KING tides are somewhat mysterious events, but for the people of Swansea they are part of life.
They are the highest tides that occur twice a year, once in summer and the other in winter.
They are related to the rotation of the Earth, the alignment of the sun and moon, and the gravitational pull they exert on water.
Brigid Phelan, who grew up in Swansea, said king tides were exciting when she was a kid.
‘‘We loved to see the water rising up,’’ Ms Phelan said.
King tides rise to about one metre above mean sea level in Lake Macquarie.
That’s the level climate change scientists predict the lake will be in 2100.
Lake Macquarie City Council has joined a program called Witness King Tides, which aims to raise awareness of the phenomenon.
Council sustainability manager Alice Howe said the program was an opportunity for people to ‘‘become more aware about what the impacts of future sea-level rise might be’’.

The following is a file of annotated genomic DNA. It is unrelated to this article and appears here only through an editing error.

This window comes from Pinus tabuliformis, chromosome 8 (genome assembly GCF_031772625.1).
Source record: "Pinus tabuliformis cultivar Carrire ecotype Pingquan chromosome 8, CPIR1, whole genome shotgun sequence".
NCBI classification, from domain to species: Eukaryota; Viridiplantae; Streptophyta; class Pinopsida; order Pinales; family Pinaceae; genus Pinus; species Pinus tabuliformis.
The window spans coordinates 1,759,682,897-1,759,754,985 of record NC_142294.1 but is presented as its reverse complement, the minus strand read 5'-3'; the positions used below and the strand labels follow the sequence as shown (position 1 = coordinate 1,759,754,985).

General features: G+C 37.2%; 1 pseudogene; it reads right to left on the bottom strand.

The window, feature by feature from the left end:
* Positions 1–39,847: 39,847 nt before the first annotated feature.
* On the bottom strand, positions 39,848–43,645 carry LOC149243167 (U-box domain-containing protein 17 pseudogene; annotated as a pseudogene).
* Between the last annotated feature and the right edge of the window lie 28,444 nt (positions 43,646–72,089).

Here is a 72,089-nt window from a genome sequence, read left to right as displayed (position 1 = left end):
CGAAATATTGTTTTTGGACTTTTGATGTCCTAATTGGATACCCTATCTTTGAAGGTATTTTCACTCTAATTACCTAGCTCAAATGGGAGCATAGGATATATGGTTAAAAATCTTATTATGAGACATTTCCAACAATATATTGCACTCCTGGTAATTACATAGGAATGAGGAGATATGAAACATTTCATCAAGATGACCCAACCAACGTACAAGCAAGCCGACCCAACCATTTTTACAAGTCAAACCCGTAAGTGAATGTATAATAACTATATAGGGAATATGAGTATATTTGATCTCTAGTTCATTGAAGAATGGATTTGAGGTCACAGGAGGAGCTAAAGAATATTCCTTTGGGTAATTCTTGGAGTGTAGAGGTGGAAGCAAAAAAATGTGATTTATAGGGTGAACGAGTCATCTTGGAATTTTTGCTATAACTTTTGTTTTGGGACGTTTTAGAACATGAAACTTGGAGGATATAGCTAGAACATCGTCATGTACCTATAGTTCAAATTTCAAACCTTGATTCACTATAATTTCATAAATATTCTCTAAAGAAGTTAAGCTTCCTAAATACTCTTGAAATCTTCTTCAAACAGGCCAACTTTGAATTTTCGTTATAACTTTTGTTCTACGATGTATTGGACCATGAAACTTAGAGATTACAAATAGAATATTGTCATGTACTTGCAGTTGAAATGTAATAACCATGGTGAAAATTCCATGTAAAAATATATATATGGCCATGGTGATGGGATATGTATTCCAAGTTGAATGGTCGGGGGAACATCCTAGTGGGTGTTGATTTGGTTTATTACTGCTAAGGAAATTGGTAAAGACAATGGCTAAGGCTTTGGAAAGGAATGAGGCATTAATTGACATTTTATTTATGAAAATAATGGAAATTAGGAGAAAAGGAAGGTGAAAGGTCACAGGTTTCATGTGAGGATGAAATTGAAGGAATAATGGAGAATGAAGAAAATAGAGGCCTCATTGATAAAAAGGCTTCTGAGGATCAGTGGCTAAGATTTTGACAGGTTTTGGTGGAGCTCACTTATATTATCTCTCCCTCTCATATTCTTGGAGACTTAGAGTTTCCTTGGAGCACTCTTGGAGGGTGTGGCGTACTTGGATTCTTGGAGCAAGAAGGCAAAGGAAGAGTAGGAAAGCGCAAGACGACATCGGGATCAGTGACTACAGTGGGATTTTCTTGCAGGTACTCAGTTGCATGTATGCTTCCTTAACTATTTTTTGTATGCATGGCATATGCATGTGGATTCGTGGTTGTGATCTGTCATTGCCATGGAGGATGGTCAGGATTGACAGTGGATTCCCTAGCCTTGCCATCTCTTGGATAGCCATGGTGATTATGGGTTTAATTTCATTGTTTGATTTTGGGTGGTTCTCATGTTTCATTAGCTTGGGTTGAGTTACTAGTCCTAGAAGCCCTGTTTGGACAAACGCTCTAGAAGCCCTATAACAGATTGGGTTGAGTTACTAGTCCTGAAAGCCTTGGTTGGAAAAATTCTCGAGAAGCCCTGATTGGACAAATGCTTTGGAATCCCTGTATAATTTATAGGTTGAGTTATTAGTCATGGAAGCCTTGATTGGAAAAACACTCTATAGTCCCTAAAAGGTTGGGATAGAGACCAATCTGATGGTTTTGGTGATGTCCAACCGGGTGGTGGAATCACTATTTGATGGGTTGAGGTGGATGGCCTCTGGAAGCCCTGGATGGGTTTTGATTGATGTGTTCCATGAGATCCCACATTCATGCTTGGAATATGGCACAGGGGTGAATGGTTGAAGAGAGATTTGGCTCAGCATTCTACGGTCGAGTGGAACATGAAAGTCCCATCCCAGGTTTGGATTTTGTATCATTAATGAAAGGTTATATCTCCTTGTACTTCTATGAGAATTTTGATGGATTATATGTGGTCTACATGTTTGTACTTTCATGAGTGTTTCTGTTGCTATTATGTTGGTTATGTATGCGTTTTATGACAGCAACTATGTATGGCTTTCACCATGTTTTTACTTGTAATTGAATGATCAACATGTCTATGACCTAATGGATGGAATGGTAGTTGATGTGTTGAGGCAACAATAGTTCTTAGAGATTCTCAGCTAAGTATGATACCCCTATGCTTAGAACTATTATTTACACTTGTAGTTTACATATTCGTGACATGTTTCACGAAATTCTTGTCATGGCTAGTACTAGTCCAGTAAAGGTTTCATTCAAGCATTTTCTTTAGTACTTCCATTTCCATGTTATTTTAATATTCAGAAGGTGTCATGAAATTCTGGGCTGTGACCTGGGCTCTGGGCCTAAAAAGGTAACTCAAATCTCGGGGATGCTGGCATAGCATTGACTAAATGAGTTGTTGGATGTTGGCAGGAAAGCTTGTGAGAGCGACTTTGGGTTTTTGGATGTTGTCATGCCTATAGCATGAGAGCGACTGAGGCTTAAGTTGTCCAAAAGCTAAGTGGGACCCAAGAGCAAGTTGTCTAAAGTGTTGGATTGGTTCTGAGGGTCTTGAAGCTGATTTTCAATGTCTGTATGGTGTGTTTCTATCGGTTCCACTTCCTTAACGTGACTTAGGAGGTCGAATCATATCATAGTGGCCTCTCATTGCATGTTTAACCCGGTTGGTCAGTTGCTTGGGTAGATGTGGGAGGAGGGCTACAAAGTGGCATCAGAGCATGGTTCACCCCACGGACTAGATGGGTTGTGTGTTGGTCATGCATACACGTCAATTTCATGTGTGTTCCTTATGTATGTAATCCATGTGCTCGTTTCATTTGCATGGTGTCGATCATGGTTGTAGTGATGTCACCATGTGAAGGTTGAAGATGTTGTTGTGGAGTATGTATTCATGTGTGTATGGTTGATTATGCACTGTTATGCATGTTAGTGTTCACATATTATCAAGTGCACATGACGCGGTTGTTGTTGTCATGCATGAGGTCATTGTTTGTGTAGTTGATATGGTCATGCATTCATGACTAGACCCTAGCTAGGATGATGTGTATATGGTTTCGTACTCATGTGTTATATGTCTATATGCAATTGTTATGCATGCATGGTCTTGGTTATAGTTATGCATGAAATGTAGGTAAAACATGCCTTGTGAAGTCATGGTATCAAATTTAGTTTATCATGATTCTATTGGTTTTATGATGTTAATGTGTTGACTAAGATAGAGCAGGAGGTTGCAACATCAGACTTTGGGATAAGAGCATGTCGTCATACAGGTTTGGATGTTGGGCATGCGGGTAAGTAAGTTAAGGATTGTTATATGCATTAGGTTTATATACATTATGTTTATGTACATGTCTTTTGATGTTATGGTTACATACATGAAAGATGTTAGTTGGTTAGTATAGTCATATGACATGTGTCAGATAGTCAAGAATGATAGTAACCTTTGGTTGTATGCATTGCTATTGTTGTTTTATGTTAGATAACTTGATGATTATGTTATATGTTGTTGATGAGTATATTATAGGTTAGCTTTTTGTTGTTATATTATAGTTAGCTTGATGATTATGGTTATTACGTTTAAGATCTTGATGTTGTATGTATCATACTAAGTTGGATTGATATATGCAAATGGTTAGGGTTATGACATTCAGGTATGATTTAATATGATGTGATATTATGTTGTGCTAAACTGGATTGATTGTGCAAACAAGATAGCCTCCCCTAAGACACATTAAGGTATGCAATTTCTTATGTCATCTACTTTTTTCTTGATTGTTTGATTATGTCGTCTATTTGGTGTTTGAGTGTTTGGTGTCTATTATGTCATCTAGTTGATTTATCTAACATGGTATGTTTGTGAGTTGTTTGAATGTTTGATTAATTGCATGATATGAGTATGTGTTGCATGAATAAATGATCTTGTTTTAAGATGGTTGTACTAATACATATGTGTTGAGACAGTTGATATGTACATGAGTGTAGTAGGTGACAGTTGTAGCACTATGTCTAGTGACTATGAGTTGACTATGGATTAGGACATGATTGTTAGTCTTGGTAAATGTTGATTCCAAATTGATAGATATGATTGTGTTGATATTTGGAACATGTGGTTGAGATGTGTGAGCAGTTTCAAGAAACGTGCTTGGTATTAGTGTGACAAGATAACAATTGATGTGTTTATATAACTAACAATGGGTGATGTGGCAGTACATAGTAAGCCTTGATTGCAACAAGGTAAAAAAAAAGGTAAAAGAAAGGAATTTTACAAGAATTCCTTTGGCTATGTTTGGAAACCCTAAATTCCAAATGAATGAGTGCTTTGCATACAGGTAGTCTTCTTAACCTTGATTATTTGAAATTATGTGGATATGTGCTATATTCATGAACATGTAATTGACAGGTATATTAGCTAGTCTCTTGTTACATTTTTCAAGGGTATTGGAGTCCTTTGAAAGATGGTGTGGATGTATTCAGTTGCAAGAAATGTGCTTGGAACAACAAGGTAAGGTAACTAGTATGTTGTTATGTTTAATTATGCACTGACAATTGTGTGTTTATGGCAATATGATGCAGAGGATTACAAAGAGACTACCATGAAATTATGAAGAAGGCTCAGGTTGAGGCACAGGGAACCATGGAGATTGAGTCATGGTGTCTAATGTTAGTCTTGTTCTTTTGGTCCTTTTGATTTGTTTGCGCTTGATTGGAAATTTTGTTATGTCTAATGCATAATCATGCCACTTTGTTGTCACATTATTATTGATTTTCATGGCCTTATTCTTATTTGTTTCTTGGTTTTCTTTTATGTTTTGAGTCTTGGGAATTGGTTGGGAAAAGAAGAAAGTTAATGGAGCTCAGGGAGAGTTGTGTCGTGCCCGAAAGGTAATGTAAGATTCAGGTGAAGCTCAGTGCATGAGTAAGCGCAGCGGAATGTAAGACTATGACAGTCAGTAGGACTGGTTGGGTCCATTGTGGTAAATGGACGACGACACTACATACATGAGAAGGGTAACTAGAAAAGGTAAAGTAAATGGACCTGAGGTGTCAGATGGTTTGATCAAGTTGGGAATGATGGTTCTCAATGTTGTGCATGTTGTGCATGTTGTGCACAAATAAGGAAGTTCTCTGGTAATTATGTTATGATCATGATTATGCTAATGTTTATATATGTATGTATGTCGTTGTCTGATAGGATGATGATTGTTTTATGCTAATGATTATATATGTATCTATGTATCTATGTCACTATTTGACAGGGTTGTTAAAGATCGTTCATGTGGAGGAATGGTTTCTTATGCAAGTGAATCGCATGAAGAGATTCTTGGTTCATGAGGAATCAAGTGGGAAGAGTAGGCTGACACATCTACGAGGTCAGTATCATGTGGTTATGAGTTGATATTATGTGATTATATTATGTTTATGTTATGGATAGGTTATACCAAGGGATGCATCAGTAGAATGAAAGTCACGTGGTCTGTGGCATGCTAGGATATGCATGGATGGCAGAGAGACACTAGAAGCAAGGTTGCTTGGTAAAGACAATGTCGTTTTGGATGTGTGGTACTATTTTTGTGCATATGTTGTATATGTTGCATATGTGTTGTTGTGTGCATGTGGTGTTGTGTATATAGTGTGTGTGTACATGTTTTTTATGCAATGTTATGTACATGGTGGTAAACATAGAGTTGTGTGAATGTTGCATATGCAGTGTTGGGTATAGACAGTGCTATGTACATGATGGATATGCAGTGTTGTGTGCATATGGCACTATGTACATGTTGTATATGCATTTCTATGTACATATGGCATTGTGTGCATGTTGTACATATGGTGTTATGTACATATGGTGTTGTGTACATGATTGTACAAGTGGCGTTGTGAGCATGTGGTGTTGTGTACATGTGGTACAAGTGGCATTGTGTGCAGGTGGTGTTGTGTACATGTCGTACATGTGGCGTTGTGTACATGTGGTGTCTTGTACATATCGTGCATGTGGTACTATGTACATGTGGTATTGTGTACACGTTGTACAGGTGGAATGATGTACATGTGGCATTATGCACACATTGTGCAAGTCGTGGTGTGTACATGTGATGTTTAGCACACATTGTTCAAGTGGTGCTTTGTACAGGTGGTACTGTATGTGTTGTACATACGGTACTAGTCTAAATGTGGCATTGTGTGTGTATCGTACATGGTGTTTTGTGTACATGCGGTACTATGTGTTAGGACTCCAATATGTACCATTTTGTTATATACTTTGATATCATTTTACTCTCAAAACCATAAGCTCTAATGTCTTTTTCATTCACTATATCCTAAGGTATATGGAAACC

Dr Howe said king tides particularly affected Black Neds Bay and the ‘‘granny’s pool’’ at Blacksmiths on the ocean side of Swansea Bridge, where the tidal range was highest.
But they cause flooding in some Swansea streets, with salt water penetrating drains.
‘‘In the future the whole lake would get pushed up by sea-level rise, so the level you see around Swansea in a king tide would be around the lake,’’ Dr Howe said.
Green Cross, an organisation that former Soviet Union president Mikhail Gorbachev started, runs the Witness King Tides project.
Project co-ordinator Caitlin Calder-Potts said the project involved people taking pictures of king tides in their neighbourhoods.
‘‘The purpose is to understand what rising sea levels will mean for coastal communities,’’ she said.
High tides occurred every month and, ‘‘If there’s weather events that coincide with them, they can be bigger than king tides.’’
Swansea Commercial Fishermen’s Co-op has a picture, right, of its flooded building in the Pasha Bulker storm in 2007.
‘‘It hasn’t flooded like that since,’’ a worker said.